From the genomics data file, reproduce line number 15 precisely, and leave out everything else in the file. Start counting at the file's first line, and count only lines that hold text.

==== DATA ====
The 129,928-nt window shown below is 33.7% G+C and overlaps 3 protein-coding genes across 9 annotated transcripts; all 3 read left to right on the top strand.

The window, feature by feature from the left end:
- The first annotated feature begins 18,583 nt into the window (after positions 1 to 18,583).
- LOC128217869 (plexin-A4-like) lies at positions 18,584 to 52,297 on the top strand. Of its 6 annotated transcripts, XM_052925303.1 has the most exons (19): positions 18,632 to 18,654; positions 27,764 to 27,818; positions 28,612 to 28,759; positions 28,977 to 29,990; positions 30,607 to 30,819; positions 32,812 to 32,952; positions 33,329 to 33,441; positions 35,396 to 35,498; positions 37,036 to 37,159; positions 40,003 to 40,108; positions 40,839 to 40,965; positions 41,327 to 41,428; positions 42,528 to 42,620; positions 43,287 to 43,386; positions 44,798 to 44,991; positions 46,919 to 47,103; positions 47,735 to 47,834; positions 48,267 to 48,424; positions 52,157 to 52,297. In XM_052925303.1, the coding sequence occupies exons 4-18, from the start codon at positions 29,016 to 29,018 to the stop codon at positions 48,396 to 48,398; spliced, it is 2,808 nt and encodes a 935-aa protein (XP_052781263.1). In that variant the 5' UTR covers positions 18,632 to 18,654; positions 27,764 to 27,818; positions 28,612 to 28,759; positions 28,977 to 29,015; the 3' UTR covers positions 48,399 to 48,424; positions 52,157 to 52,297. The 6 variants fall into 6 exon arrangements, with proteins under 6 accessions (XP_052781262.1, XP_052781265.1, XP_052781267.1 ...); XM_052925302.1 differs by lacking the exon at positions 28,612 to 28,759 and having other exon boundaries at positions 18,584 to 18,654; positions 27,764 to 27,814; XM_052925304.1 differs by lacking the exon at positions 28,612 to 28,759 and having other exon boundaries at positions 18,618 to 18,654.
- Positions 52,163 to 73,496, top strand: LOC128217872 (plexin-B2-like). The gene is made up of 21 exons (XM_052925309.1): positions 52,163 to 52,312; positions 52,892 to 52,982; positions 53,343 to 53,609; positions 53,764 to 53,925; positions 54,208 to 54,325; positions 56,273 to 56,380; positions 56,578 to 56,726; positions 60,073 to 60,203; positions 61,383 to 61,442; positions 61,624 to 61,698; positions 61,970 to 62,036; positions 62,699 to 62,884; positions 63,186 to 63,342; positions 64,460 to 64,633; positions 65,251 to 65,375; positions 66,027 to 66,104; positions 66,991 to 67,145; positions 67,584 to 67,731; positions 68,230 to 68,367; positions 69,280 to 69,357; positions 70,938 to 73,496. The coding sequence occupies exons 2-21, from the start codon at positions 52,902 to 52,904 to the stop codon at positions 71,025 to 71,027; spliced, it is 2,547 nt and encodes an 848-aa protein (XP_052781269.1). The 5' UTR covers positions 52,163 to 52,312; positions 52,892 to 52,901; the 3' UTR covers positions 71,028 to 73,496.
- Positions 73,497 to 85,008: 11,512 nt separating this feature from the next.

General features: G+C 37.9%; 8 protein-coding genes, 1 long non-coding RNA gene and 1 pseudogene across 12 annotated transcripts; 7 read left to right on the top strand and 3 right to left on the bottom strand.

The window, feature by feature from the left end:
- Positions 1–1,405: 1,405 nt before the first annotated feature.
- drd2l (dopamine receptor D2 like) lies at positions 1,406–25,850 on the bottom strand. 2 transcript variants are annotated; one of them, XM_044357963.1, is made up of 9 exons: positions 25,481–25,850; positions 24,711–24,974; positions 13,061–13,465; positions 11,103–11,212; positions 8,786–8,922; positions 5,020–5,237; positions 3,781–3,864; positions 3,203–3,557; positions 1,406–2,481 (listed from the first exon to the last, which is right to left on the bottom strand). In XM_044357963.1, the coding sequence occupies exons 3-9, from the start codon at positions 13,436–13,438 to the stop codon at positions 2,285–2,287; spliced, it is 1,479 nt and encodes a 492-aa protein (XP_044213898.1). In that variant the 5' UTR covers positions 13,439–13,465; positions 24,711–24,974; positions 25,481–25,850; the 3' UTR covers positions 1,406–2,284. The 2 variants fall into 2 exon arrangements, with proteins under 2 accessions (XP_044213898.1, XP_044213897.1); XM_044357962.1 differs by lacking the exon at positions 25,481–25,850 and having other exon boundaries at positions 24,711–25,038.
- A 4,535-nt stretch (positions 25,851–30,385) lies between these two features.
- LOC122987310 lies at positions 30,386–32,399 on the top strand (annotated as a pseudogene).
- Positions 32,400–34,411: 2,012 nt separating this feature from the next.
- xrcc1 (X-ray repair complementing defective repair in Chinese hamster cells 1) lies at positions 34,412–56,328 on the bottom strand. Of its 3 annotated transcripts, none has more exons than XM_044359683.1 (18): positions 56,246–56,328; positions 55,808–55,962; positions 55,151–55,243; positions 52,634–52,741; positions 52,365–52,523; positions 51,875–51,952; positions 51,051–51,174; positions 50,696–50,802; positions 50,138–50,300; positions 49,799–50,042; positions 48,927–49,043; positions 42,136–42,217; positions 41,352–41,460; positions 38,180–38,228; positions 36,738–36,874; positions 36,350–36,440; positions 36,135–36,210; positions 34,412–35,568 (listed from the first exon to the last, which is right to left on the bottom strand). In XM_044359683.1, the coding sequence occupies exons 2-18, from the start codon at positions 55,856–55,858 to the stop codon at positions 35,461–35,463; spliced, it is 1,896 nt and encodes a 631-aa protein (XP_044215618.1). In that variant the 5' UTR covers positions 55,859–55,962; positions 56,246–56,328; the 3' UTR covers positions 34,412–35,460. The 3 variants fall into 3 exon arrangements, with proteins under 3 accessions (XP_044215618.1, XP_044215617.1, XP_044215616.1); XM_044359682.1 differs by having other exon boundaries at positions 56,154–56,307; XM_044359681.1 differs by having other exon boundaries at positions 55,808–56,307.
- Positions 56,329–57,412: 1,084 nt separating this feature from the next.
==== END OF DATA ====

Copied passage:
- Positions 56,329–57,412: 1,084 nt separating this feature from the next.